What makes a design iconic?
From the DMC DeLorean to Coca-cola bottles, there are some truly special designs we easily recognise. But what does make a design memorable? And how do they influence people to engage with products, brands, and services?
Firstly, Back to the Future
For those who have seen Back to the Future will recognize the legendary DMC DeLorean as one of the most iconic cars in automotive and film history. In the 1985 hit movie, the DeLorean was used as Dr Emmett Brown’s plutonium-powered time machine that had to reach 88 miles per hour in order to time travel. Today, the DeLorean is still highly recognised as a design icon that tells a unique story.
Just like the DeLorean, a design icon is something highly recognisable and memorable and comes in many forms such as architecture, branding, typography, automobiles, industrial design, and popular culture. The Statue of Liberty is easily identified for its unique shape; McDonald’s is globally recognised for its golden arches; the pasta-loving Mario is the prominent face of Nintendo; even the Coco-Cola bottle is distinguished for its unique shape.
Design icons as part of a visual language
Icons, symbols, metaphors, and signs are used in everyday design in the digital (e.g., websites, apps etc.) and the natural world. We see them in the form of written language, road signs, user interfaces, and even brands, all of which communicate a cultural meaning and value.
We constantly communicate with people or objects by engaging with design icons that are relevant to something we understand. For example, I often use emojis in text messages to convey an emotion or a reaction. And when I see the traffic lights change from green to red, I know that I have to stop.
When a design icon is frequently used, it becomes ingrained in our minds and even subconsciously used as part of a visual language — an infinite library of learned symbols and metaphors. In user interface design — we naturally respond to icons that represent objects from the natural world; the magnifying glass — a perceived action to search; the house — visual cue to navigate to the homepage; the trash can — a place to dispose of unwanted files. By using a visual language of design icons we can quickly make decisions, save time and reduce cognitive load.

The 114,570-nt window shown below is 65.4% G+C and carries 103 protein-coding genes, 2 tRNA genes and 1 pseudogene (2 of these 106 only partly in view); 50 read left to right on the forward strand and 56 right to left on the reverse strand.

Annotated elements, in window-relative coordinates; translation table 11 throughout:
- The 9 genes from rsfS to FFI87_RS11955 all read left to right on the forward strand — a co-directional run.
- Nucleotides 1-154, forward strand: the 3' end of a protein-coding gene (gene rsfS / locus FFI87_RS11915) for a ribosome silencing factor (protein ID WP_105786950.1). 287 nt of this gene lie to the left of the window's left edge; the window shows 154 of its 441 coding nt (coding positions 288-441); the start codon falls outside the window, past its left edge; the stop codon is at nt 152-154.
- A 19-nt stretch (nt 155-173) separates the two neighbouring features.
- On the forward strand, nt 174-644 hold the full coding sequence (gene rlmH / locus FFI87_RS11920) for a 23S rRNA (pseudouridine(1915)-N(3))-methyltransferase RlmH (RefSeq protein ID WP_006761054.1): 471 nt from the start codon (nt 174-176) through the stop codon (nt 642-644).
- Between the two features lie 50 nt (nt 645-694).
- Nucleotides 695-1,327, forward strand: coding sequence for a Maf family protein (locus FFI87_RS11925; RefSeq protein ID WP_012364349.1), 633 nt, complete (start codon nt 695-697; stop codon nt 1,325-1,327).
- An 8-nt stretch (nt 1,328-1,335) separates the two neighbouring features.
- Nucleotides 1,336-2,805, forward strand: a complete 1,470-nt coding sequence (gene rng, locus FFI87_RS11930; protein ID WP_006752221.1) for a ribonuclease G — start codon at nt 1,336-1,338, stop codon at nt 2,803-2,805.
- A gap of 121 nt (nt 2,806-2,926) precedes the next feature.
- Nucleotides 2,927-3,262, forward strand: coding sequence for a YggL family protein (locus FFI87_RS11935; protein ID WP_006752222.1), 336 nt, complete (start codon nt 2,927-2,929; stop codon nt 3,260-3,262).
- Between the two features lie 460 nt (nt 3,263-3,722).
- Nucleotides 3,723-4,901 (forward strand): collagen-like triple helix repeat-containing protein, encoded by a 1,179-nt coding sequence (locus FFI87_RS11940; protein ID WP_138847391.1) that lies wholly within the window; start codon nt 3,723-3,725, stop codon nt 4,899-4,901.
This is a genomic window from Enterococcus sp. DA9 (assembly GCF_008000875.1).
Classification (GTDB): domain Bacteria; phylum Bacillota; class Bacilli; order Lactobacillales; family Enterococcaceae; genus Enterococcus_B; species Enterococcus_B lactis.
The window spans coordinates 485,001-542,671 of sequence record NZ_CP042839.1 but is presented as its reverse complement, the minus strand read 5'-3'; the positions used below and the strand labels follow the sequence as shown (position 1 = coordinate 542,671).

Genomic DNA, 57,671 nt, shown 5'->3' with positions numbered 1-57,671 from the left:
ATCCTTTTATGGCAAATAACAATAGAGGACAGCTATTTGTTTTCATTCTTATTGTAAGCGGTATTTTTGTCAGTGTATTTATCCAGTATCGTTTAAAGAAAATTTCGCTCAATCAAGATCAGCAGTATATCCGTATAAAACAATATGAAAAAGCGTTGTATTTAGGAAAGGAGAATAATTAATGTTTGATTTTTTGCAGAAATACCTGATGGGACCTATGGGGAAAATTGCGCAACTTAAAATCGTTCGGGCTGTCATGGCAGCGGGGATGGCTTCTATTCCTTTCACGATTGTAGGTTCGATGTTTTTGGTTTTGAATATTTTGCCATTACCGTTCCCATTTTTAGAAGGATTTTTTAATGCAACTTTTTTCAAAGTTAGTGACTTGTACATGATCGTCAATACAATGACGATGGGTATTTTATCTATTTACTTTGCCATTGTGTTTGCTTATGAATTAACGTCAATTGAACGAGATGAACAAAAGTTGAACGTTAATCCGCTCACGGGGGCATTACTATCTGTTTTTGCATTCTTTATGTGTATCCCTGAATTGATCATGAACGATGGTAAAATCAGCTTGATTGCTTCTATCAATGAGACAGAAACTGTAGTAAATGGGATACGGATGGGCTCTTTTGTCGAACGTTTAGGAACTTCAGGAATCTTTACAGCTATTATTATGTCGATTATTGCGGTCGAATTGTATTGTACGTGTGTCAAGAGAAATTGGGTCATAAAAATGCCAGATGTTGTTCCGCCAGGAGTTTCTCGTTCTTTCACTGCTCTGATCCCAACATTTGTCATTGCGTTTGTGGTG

We tend to take this form of communication for granted, but sometimes it takes time to understand the meaning behind a design. Something will remain arbitrary until its intended value is shared and understood, but sometimes this isn’t always the case. The Statue of Liberty wasn’t intended to be an icon for immigration, but because of its position in New York Harbour, it was treated as an entry point and effectively the first sign for the newly arrived in the United States. Today we perceive the Statue of Liberty as a symbol of freedom, despite its original value.
Global design icons
Design icons that can be understood without words succeed in global recognition and this has certainly worked out well for brand giants such as Apple, Google, Mercedes-Benz, and Coca-cola. But for a brand to be truly iconic it needs to reach out to its audience on multiple levels. The product or service needs a good tone of voice, tell a gripping story, evoke emotion, and be memorable. Here are some examples of global design icons…
The famous Apple branding; an outline of an apple with a bite mark.
An iconic Apple product, and a symbol of modern-day consumer technology.
Everyone’s favourite Italian plumber and Nintendo’s mascot.
The soft drinks franchise is instantly recognized all over the world, even the shape of the bottle is iconic.
Google is perhaps the most recognized brand in the word. It’s even used as a term to search for something online i.e., “Google it”.
The iconic Nike ‘Swoosh’ is instantly recognized, whatever the context.
The fast-food giant’s logo with the famous golden arches.
Design icons play an important part in our culture. They structure a visual language that we rely on to make informed decisions, and even to survive. In recent decades, design icons have influenced the way how we engage with digital products and global brands. Without shared meaning and value, people would struggle to understand and use design. Even when a design has a cultural understanding, it may not necessarily portray the intended one.
Is there a particular design icon that reaches out to you? Why is memorable, and what kind of story does it tell you?